Cyclists with HIV join forces to enter this year's Race Across America
Team4HIV Hope aims to raise awareness of condition and show that anything's possible
Three members of a four-man team competing in this year’s Race Across America (RAAM) are HIV positive and plan to use the 3,000-mile race from Oceanside, California to Annapolis, Maryland, to heighten awareness of the condition and prove that those living with it can achieve whatever they set their mind to.
Called Team4HIV Hope, the plan to enter the RAAM was dreamt up by Steven Berveling, aged 52 from Sydney Australia, who says: “The decision to enter this race was not taken lightly by its members.”
He continues: “I am determined to complete it," he says. "I ride because it confirms that I am alive, and to show that HIV need not be an impediment against participating in major sports. I'm determined to live life to the fullest, even with HIV.”
Another member of the team, Don Smith from Vancouver, Canada, also aged 52, was first diagnosed with HIV in 1986 and told by his doctor to put his affairs in order since he would be likely to die within two years.
His reaction to that diagnosis was to focus on health and nutrition and keeping fit, and 25 years on he has almost a decade’s worth of competing in triathlon behind him.
Although he admits that he looks up to some athletes, Smith insists: "My personal heroes are all of the other persons living with HIV. They are my brothers and sisters who bravely live their lives in spite of the stigma that living with HIV can bring. This race is really for all of them."
The third member of the team who is living with HIV is New York City attorney Jim Williams, who says: "Although HIV is part of my life, I am not defined by and refuse to be limited by those three letters – I am much more than that.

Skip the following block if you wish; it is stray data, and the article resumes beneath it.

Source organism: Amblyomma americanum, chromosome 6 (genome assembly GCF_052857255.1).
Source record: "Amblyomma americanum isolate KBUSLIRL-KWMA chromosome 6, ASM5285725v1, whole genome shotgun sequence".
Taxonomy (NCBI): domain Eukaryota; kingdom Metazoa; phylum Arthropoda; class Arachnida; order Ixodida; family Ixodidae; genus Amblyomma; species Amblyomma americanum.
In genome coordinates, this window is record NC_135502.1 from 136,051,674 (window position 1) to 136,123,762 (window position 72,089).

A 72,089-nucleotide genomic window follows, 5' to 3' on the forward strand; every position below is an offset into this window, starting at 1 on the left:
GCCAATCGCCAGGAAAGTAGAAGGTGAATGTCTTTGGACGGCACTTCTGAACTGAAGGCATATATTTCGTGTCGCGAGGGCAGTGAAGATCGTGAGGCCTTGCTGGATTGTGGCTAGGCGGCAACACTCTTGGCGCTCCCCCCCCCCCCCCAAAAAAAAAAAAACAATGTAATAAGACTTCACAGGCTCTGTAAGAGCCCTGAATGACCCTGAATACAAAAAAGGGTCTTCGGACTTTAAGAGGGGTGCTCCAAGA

“By competing in RAAM, I hope to show others living with HIV that it is not a barrier to sports such as cycling, and in fact, cycling is a great way to get and stay healthy."
The fourth team member, Francisco Liuzzi, also from New York City, while not HIV positive himself, is committed to helping eradicate the condition, saying: “We are all affected by HIV and AIDS.”
This year marks the 30th anniversary of RAAM, as well as the 30th anniversary of the outbreak of the AIDS pandemic, and all members of the team are preparing for the coast-to-coast journey with the blessing of their doctors.
There is an obvious parallel with the Professional Continental outfit Team Type 1, a number of whose riders have diabetes, and which entered a squad in the 2009 edition of RAAM, winning its category.
A statement on behalf of Team4HIV Hope adds: “They have consulted with their physicians and are rigorously training with their blessings. They are taking this race very seriously, because they know they are representing the hopes, and fears, of the millions of people around the world living with HIV.”
One rider whose absence will be keenly felt is five-time individual winner Jure Robic, killed when he was struck by a car while training in his native Slovenia last September.